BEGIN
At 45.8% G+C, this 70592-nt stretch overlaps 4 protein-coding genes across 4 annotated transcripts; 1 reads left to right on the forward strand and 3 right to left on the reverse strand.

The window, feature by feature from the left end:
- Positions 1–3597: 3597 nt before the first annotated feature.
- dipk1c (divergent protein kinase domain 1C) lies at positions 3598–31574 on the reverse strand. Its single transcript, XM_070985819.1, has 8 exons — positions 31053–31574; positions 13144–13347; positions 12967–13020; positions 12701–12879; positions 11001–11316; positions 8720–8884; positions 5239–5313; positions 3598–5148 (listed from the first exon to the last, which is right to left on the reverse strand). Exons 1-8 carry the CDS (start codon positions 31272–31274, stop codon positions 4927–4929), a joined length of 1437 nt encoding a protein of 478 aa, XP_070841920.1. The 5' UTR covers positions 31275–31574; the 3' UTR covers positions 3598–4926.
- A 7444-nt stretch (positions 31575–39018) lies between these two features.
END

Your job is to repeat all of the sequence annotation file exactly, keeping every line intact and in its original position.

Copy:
At 45.8% G+C, this 70592-nt stretch overlaps 4 protein-coding genes across 4 annotated transcripts; 1 reads left to right on the forward strand and 3 right to left on the reverse strand.

The window, feature by feature from the left end:
- Positions 1–3597: 3597 nt before the first annotated feature.
- dipk1c (divergent protein kinase domain 1C) lies at positions 3598–31574 on the reverse strand. Its single transcript, XM_070985819.1, has 8 exons — positions 31053–31574; positions 13144–13347; positions 12967–13020; positions 12701–12879; positions 11001–11316; positions 8720–8884; positions 5239–5313; positions 3598–5148 (listed from the first exon to the last, which is right to left on the reverse strand). Exons 1-8 carry the CDS (start codon positions 31272–31274, stop codon positions 4927–4929), a joined length of 1437 nt encoding a protein of 478 aa, XP_070841920.1. The 5' UTR covers positions 31275–31574; the 3' UTR covers positions 3598–4926.
- A 7444-nt stretch (positions 31575–39018) lies between these two features.